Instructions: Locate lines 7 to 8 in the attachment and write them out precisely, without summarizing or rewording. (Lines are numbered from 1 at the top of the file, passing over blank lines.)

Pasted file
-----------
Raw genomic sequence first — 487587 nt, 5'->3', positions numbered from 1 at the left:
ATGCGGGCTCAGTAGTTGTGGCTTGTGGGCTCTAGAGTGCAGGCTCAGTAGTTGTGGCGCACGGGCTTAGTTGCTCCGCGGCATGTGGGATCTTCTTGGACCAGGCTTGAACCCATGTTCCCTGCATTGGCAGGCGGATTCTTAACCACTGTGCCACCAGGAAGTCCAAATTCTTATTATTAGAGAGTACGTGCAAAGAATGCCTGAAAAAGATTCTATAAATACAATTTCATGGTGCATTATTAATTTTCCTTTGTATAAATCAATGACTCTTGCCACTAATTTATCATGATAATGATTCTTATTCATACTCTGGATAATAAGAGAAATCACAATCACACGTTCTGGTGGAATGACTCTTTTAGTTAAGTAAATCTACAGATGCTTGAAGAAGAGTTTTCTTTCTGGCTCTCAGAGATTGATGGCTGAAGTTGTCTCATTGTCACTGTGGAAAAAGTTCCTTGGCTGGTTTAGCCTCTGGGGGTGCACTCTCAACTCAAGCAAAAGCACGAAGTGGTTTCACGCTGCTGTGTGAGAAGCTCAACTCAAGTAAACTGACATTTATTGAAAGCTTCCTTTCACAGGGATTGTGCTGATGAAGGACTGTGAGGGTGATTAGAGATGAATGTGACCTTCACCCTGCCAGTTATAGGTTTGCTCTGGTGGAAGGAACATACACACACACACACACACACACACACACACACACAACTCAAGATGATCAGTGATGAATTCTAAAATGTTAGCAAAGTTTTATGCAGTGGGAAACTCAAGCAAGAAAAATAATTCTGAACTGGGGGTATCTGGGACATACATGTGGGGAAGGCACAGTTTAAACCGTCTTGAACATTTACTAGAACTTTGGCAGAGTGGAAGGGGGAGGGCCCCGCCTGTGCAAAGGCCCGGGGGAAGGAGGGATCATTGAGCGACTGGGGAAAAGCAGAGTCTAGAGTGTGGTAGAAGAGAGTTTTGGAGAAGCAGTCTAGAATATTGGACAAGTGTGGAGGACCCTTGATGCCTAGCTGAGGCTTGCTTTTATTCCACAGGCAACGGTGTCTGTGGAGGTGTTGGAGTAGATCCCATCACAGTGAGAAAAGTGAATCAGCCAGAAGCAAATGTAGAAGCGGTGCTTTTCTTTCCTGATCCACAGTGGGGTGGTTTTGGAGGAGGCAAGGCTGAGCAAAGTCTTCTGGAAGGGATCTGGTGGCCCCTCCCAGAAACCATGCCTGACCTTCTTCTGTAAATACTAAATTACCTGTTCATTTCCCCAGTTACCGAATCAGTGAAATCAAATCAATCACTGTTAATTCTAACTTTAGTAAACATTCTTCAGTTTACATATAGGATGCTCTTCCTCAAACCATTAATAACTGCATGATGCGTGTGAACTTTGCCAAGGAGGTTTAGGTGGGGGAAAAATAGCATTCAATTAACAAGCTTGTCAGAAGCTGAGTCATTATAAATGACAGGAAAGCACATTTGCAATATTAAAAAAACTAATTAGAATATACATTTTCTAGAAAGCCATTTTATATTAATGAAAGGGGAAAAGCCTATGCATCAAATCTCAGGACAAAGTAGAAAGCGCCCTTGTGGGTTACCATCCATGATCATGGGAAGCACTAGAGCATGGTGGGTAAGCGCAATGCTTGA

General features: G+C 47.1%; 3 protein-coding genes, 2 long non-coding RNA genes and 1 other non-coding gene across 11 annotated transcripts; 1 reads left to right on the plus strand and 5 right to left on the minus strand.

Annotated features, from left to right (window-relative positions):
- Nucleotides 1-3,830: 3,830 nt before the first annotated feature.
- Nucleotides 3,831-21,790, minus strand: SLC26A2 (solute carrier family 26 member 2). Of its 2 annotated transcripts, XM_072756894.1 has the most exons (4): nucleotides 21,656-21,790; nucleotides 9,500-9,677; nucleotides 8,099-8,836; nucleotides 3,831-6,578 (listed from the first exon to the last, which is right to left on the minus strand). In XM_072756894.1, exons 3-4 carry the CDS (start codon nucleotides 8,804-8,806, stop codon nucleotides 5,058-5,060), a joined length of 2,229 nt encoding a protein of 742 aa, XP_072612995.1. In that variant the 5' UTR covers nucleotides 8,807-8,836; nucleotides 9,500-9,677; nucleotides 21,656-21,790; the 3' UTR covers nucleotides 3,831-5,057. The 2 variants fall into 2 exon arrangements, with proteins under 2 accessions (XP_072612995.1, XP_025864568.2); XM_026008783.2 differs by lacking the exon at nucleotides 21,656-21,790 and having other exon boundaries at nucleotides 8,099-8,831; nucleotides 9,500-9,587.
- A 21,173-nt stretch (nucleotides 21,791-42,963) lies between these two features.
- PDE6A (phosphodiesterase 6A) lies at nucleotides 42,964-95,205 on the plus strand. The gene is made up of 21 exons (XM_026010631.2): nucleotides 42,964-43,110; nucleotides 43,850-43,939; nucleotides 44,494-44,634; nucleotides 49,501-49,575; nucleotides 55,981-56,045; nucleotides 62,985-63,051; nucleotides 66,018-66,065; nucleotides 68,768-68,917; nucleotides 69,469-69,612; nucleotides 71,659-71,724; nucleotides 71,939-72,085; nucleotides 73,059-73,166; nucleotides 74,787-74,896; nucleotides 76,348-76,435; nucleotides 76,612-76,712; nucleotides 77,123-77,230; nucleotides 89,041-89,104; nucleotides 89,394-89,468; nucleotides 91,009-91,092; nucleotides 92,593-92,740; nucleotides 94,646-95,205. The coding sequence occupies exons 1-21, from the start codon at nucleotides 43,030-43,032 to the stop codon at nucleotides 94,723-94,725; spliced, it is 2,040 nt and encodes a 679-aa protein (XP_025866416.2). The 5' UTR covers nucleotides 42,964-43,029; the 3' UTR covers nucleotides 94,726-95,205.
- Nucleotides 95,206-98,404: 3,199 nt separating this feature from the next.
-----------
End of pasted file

- A 21,173-nt stretch (nucleotides 21,791-42,963) lies between these two features.
- PDE6A (phosphodiesterase 6A) lies at nucleotides 42,964-95,205 on the plus strand. The gene is made up of 21 exons (XM_026010631.2): nucleotides 42,964-43,110; nucleotides 43,850-43,939; nucleotides 44,494-44,634; nucleotides 49,501-49,575; nucleotides 55,981-56,045; nucleotides 62,985-63,051; nucleotides 66,018-66,065; nucleotides 68,768-68,917; nucleotides 69,469-69,612; nucleotides 71,659-71,724; nucleotides 71,939-72,085; nucleotides 73,059-73,166; nucleotides 74,787-74,896; nucleotides 76,348-76,435; nucleotides 76,612-76,712; nucleotides 77,123-77,230; nucleotides 89,041-89,104; nucleotides 89,394-89,468; nucleotides 91,009-91,092; nucleotides 92,593-92,740; nucleotides 94,646-95,205. The coding sequence occupies exons 1-21, from the start codon at nucleotides 43,030-43,032 to the stop codon at nucleotides 94,723-94,725; spliced, it is 2,040 nt and encodes a 679-aa protein (XP_025866416.2). The 5' UTR covers nucleotides 42,964-43,029; the 3' UTR covers nucleotides 94,726-95,205.